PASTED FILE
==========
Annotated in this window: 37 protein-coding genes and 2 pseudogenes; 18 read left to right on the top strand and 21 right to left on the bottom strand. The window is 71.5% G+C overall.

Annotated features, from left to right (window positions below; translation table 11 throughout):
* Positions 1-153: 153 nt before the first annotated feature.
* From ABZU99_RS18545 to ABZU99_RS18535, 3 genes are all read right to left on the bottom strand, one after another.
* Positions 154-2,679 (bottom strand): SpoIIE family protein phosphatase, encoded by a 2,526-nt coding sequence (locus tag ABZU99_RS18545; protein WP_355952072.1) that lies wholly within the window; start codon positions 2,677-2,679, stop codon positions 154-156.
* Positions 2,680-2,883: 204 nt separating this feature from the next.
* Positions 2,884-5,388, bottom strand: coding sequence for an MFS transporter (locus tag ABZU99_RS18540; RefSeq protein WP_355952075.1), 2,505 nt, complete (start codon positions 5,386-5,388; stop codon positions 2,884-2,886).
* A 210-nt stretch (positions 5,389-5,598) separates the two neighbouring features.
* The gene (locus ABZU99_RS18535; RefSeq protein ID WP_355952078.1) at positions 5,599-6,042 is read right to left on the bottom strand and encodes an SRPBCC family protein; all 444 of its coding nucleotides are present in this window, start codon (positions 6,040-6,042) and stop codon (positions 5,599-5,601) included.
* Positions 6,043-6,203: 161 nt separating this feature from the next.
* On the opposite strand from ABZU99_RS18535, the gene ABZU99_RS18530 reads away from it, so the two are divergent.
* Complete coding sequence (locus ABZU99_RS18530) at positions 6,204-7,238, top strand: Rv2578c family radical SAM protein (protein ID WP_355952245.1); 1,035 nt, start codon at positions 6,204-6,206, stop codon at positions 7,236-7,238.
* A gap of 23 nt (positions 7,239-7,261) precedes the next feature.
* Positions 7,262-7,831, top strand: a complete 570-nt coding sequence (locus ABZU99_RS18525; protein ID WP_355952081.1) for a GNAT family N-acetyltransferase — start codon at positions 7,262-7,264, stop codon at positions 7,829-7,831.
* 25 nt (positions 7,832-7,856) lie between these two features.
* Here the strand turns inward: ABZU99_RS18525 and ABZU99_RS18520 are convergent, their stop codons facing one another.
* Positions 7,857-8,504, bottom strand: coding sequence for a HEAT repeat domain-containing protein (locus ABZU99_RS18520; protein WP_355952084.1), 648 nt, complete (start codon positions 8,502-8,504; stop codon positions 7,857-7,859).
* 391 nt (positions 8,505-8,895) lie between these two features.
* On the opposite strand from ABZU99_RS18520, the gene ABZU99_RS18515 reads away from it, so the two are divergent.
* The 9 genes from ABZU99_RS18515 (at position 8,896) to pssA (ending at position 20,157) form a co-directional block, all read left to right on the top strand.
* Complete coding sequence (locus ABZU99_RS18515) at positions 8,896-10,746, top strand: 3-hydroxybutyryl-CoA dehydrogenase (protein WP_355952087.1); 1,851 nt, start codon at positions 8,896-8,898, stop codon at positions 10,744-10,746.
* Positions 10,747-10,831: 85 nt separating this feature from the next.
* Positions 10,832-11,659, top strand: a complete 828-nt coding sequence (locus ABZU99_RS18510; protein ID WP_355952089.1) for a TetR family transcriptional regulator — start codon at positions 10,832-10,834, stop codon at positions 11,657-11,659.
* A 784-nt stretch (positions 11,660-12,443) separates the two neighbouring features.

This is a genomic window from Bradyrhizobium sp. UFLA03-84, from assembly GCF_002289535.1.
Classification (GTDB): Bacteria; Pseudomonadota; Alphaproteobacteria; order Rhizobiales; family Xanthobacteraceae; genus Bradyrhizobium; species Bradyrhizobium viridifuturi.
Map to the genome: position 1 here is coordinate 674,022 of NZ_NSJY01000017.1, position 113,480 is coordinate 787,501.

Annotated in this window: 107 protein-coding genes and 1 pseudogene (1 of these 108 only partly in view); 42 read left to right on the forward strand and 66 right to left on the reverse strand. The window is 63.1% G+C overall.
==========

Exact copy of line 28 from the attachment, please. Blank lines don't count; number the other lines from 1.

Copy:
Annotated in this window: 107 protein-coding genes and 1 pseudogene (1 of these 108 only partly in view); 42 read left to right on the forward strand and 66 right to left on the reverse strand. The window is 63.1% G+C overall.